In Netflix’s latest foreign fare, the coming-of-age drama Ragnarok, the Old World is very much alive. Set against the beautiful backdrop of rural Norway, the series circles around Norse mythology, which, as a title card tells us, “begins with natural disasters and culminates in the great battle between the gods and the giants.” Party.
In the first of six episodes (which released Friday, Jan. 31), we enter as a mom and her two teenage sons relocate to Edda, Norway. Magne (played by Skam‘s David Stakston) is the peculiar, quieter older son, while Laurits (Wisting‘s Jonas Strand Gravli) is the outgoing, slightly younger buck. As the family drives, the mom, Turid (Lilyhammer‘s Henriette Steenstrup), slows the car down because a man’s in the middle of the road. Magne gets out of the car to veer the old man to safety, who ominously asks, “Do you know what a strange town this is?” (A simple thank you would have sufficed.) The man’s wife waves her hand over Magne’s forehead. His eyes fill with electricity and we hear freaky voices. He gets back in the car and tells his family it’s going to rain, even though there’s not a cloud in the sky.
Seconds later, it downpours.
While in class, we learn Magne is dyslexic and that Edda was the last town in Norway to become Christian and give up faith in the Norse gods. The teacher writes “Ragnarok” on the board and it’s the perfect time for an info-dump! Ragnarok signifies the final clash between the gods and giants. The gods represented law, the giants chaos. The balance of the world depended on the struggle between them. While the gods were betrayed and died, the giants simply disappeared.
In between classes we meet Fjor (Skam‘s Herman Tømmeraas), the class jock/jerk and his sister, Saxa (Skam’s Theresa Frostad Eggesbø), an attractive mean girl. Their mother, Ran, is the principal of the school. Small town politics, coming soon to a recap near you!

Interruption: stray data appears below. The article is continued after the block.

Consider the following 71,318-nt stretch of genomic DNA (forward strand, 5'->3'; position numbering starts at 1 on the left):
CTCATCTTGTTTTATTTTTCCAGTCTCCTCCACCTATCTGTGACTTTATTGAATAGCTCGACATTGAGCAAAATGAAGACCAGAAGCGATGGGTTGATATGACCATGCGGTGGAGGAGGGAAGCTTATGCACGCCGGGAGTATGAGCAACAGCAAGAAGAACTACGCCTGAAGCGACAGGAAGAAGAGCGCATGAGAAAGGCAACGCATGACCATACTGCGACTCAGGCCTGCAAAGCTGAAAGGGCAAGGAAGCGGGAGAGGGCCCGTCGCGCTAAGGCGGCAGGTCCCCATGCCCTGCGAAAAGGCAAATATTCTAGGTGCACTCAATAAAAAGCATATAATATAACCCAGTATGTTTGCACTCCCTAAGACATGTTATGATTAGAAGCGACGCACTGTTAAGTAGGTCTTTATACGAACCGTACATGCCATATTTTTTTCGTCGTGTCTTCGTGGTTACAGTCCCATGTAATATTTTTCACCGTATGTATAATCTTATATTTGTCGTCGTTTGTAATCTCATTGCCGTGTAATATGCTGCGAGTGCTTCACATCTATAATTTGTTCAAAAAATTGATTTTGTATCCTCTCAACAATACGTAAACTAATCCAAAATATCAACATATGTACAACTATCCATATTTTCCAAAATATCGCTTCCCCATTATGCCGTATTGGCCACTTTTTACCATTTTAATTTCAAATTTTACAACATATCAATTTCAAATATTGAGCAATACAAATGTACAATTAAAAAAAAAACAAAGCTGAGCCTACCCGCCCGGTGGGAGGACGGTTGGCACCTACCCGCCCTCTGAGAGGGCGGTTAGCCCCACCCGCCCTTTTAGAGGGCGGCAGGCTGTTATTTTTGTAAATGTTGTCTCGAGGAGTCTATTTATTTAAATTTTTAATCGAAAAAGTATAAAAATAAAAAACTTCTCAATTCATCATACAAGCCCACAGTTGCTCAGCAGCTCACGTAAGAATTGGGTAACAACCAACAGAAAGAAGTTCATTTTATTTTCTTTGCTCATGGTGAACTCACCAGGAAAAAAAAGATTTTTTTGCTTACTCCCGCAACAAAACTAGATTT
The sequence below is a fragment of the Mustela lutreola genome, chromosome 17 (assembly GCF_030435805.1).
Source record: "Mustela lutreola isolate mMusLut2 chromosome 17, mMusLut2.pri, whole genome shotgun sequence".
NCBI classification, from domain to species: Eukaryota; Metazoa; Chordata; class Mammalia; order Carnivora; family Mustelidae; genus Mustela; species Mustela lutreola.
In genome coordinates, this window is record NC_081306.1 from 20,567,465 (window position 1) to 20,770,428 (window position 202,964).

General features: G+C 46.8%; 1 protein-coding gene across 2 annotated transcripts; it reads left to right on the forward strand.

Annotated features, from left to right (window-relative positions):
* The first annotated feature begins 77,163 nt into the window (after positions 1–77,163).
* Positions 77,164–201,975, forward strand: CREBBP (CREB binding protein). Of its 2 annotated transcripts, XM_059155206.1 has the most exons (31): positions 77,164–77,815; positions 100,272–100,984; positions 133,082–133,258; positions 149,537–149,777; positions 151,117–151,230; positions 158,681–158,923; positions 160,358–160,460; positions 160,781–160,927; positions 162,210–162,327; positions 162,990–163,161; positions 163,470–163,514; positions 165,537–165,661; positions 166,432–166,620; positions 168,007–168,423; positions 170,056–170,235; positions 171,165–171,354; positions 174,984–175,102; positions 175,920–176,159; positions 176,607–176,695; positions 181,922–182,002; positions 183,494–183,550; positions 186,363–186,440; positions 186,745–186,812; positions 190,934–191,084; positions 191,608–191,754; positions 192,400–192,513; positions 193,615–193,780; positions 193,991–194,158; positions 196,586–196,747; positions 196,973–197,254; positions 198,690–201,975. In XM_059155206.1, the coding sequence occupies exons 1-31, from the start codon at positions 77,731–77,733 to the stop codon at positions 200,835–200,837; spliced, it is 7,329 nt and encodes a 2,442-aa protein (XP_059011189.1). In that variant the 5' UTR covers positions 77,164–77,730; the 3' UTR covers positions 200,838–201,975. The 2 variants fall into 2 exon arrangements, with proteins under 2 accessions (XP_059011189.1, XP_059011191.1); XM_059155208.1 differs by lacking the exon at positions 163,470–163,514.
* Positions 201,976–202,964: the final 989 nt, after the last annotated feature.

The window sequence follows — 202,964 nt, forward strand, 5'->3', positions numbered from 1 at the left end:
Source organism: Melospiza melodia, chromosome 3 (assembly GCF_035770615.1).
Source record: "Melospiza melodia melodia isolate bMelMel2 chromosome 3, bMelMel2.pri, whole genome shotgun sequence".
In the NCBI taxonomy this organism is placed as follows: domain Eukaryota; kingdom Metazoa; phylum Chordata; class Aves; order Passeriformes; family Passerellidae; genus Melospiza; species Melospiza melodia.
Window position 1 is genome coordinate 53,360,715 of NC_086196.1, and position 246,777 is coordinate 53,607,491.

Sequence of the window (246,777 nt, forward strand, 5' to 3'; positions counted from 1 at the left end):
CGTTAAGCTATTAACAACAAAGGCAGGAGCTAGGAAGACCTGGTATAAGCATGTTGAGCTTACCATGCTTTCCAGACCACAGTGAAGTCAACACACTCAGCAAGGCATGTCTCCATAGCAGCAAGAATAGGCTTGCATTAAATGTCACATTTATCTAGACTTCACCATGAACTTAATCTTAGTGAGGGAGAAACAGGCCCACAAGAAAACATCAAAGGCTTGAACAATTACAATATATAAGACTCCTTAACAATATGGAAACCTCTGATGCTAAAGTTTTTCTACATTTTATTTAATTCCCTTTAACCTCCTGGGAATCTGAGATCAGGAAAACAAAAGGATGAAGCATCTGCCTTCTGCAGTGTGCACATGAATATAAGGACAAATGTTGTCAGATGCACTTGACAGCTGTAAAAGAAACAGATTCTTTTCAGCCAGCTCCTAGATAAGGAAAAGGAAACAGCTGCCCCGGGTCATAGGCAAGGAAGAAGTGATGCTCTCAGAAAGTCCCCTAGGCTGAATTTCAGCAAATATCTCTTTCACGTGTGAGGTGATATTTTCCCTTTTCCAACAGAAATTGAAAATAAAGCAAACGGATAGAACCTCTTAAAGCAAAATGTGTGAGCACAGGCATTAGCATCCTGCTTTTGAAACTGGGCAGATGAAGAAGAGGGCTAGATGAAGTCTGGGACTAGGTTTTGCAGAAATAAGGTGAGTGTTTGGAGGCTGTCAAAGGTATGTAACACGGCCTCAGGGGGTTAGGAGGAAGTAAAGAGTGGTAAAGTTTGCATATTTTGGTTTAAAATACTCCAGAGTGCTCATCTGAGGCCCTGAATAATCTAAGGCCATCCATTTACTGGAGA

At home, the brothers find old tools with an “S” rune on them. Magne says it’s their grandfather’s old monogram. Later, when Turid is using a mallet, Magne touches it and feels a connection. It seems he’s about to discover his true calling.
Magne makes a new friend in Isolde, a young girl with a broken bike. Good thing Magne is godly now; he fixes her bent tire with his own bare hands — and even he seems surprised by the feat. (That was quite a speculative leap. We have no idea if he’s a god yet, but let’s be real, it’s a distinct possibility.)
During a meeting with the principal, Turid says her oldest isn’t academically inclined and has concentration problems. Their dad died when Magne was six. He has a rash temper, says mom, and he can be a bit violent when he’s treated unfairly. Magne is barely paying attention, but suggests they should close the window after he hears gulls cawing in the distance. Seconds later, the window slams shut so hard it cracks.
Out on the town, Turid sees Vidar, Ran’s husband, and the two chat like old friends. He seems warm and genuine, but at home he’s cold and monstrous with his kids. He looks up Turid’s dead husband, and I think we can safely file this one under “Villain Alert.” Red font, all caps.
The old woman with the crazy eyes from the beginning tells Magne to “beware the spring equinox. It’s dangerous on the mountain.” This premiere is certainly stacked with omens, huh? This lady will surely add pieces to this puzzle down the line, but what exactly does she know?
Magne has dinner over at Isolde’s house. His new friend is convinced her mom died because of shady environmental changes, which is also (maybe) killing the factory town’s fish. It doesn’t take much savvy to sense a small-town conspiracy plot brewing.
On a hike, Isolde tells Magne that the town is so small it makes people crazy. They come to a warning sign near a bridge and hop right over it, but a voicemail that something is wrong with his mom sends Magne running back home.
Elsewhere on the mountain, Vidar strips naked and stalks a group of deer. We hear a man speaking in Old Norse as Vidar’s eyes glow yellow. He pounces on a deer, snaps its neck and rips its heart out. Just to reiterate: he is very, very naked. When you think it can’t get any weirder, he bites into the animal’s heart and roars. Suddenly, Ragnarok feels like a Norwegian remake of True Blood.
Isolde, having heard the roar of the naked man, enters a cave and sees a sign: “Property of Jutul Industries.” Magne rushes home, but it was just his brother playing games. He goes outside to see Isolde paragliding off the mountain… and straight into electrical wires. She slams into the ground and by the time he catches up to her, she’s dead. Magne tosses the mallet from before toward the skies and it flies. Super high, super far, never to be seen again. Our boy is now Thor (he’s not). Thor screams as lightning pulsates, enveloping the mallet as it hurtles through the air.
What did you think of the Ragnarok premiere? Grade it below, then drop some comments!